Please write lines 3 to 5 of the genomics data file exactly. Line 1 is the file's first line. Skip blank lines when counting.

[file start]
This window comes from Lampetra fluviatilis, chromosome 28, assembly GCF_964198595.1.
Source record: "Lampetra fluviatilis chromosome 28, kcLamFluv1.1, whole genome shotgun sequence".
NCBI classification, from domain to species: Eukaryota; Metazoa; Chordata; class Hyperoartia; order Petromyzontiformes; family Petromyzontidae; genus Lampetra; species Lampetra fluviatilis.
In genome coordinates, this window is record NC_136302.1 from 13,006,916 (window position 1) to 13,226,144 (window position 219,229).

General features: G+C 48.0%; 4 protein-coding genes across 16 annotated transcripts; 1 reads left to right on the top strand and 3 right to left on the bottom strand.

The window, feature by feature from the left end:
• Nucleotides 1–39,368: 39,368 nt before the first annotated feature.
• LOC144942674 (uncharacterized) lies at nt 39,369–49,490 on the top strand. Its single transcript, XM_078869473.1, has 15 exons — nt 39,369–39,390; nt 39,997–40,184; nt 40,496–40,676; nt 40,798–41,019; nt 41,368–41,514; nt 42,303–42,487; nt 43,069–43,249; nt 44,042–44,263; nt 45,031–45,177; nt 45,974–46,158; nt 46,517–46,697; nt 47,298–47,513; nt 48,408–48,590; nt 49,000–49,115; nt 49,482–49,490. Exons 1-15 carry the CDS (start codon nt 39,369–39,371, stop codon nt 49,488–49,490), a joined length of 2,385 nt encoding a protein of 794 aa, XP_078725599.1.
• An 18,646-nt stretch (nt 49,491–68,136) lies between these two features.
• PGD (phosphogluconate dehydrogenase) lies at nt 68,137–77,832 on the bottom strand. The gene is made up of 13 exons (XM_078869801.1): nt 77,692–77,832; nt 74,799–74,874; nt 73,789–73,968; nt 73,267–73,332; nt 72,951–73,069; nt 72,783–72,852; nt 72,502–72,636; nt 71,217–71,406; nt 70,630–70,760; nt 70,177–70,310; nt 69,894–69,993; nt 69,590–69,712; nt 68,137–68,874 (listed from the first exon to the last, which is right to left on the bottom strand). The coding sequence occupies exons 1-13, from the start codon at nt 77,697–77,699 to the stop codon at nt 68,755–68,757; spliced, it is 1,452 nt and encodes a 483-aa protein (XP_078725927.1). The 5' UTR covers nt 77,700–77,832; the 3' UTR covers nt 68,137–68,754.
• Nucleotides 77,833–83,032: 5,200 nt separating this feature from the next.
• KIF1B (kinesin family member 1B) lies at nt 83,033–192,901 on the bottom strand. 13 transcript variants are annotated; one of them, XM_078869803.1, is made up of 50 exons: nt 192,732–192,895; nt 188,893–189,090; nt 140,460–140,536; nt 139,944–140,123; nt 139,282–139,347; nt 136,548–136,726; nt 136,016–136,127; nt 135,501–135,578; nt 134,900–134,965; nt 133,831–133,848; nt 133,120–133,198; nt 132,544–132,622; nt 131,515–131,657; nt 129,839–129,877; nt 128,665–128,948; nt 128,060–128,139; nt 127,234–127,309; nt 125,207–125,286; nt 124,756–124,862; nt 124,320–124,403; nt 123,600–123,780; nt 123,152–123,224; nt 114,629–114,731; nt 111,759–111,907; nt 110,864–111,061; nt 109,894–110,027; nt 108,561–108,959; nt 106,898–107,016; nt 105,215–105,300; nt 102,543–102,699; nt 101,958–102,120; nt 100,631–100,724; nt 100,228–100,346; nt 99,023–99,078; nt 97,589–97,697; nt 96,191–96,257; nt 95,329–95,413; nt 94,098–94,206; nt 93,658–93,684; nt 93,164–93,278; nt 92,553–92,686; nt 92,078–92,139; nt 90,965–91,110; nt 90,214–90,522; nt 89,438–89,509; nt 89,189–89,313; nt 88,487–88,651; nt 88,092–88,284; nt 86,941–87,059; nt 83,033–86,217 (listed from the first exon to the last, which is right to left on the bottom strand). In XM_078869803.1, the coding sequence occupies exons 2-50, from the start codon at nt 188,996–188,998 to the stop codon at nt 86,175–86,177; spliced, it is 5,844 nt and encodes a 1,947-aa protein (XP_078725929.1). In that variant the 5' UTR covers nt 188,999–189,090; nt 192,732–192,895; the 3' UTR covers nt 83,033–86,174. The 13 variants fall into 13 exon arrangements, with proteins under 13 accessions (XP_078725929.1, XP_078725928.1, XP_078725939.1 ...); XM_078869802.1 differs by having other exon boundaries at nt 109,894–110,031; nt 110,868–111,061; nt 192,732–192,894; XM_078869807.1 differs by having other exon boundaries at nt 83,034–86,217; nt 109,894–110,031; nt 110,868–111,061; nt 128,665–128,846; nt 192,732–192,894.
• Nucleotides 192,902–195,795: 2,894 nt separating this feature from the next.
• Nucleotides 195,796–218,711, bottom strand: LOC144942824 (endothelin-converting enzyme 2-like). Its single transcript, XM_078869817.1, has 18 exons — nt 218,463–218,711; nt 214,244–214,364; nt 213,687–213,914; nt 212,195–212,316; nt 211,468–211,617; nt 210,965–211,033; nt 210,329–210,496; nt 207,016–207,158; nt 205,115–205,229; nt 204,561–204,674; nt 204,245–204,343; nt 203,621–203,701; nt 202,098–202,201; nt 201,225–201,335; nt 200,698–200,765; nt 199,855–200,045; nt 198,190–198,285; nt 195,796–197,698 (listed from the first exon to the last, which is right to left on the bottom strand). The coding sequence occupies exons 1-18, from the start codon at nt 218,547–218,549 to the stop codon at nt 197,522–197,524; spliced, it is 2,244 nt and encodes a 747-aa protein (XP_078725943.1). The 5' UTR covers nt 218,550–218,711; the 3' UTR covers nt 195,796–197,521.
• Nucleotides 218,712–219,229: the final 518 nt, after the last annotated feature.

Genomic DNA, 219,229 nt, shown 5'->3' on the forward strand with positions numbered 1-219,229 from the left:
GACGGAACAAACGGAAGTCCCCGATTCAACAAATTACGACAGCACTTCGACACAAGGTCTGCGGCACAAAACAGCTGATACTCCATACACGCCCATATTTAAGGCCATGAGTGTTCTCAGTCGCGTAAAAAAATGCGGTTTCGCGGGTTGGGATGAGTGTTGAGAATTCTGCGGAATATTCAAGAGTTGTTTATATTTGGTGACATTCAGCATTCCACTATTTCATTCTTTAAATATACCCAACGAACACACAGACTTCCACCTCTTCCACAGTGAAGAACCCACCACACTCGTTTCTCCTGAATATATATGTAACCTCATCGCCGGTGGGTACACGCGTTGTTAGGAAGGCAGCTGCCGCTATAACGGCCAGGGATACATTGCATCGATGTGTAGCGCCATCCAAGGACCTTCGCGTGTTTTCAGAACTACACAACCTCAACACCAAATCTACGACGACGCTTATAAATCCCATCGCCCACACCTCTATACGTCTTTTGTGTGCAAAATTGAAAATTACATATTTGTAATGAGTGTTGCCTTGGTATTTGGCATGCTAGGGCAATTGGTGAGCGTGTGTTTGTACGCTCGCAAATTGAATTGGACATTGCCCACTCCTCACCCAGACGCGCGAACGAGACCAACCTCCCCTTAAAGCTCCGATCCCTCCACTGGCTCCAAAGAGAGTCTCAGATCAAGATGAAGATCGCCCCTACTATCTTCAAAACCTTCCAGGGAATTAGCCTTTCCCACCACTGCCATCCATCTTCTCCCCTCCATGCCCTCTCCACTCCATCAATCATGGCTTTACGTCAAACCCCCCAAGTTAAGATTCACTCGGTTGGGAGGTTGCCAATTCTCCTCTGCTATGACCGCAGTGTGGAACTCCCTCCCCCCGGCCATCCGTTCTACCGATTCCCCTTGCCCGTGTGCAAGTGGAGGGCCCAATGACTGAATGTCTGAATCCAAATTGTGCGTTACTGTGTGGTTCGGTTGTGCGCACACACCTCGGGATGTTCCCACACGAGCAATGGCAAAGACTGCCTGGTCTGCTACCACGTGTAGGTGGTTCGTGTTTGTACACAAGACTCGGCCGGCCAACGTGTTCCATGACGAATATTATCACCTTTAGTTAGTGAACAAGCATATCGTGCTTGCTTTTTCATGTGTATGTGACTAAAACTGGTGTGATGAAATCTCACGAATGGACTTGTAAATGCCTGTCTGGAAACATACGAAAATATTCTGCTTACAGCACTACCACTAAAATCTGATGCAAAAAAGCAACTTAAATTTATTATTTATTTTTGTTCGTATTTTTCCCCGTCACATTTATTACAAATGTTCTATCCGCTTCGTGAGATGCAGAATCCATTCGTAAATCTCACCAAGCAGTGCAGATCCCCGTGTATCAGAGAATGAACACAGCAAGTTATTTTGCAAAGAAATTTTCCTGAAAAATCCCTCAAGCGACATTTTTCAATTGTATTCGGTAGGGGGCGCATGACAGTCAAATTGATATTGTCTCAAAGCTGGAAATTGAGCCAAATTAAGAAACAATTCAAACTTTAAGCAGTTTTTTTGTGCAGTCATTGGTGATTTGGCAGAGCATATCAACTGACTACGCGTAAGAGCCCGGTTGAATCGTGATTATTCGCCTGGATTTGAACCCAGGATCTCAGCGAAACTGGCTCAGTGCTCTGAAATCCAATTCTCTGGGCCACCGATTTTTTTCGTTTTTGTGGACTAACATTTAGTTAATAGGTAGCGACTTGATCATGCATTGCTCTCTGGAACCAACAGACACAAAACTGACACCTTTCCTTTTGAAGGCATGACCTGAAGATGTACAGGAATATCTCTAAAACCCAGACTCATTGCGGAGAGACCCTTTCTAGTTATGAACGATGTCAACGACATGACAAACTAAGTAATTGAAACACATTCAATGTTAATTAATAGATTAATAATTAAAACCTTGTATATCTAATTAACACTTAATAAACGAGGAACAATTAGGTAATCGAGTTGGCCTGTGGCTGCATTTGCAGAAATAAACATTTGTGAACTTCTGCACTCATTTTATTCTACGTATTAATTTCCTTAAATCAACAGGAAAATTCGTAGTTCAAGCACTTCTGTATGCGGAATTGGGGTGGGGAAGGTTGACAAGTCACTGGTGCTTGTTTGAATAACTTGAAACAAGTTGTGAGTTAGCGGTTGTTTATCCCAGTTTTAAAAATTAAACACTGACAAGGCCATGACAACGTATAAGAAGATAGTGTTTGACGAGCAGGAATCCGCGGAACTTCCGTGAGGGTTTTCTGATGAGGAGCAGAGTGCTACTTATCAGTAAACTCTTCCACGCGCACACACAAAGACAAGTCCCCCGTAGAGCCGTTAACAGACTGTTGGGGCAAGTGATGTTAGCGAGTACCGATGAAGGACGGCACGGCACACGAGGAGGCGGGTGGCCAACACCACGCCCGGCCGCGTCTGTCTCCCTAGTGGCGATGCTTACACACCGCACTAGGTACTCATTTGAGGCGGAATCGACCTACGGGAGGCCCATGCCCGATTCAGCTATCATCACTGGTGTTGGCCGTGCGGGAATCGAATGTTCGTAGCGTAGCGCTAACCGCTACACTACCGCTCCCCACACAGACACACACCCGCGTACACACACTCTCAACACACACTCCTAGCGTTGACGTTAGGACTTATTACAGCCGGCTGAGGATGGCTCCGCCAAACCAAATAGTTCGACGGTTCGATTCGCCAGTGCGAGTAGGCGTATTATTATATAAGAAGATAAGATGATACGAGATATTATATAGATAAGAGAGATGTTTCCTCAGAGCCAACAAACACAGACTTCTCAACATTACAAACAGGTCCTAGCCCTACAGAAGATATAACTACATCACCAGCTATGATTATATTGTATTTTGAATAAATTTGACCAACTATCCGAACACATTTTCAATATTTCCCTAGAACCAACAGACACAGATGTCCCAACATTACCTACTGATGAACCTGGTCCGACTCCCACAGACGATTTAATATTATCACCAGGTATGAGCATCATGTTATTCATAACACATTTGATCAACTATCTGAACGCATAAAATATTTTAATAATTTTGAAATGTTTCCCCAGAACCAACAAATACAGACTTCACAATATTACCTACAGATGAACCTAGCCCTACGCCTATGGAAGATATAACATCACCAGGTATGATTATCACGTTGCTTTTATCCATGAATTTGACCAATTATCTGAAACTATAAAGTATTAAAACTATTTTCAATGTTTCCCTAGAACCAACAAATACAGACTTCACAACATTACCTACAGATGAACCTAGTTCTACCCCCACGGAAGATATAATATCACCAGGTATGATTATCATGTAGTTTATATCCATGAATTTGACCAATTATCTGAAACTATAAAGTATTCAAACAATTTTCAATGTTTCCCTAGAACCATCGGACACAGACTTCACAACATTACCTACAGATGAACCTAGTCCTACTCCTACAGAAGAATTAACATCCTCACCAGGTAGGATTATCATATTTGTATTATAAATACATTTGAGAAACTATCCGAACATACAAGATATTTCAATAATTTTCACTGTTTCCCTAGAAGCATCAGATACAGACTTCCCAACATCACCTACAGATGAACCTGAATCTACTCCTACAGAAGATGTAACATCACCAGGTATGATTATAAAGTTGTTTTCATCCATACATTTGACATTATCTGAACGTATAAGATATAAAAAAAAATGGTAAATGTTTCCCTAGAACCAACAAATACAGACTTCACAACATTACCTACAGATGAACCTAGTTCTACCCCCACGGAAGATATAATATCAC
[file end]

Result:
NCBI classification, from domain to species: Eukaryota; Metazoa; Chordata; class Hyperoartia; order Petromyzontiformes; family Petromyzontidae; genus Lampetra; species Lampetra fluviatilis.
In genome coordinates, this window is record NC_136302.1 from 13,006,916 (window position 1) to 13,226,144 (window position 219,229).

General features: G+C 48.0%; 4 protein-coding genes across 16 annotated transcripts; 1 reads left to right on the top strand and 3 right to left on the bottom strand.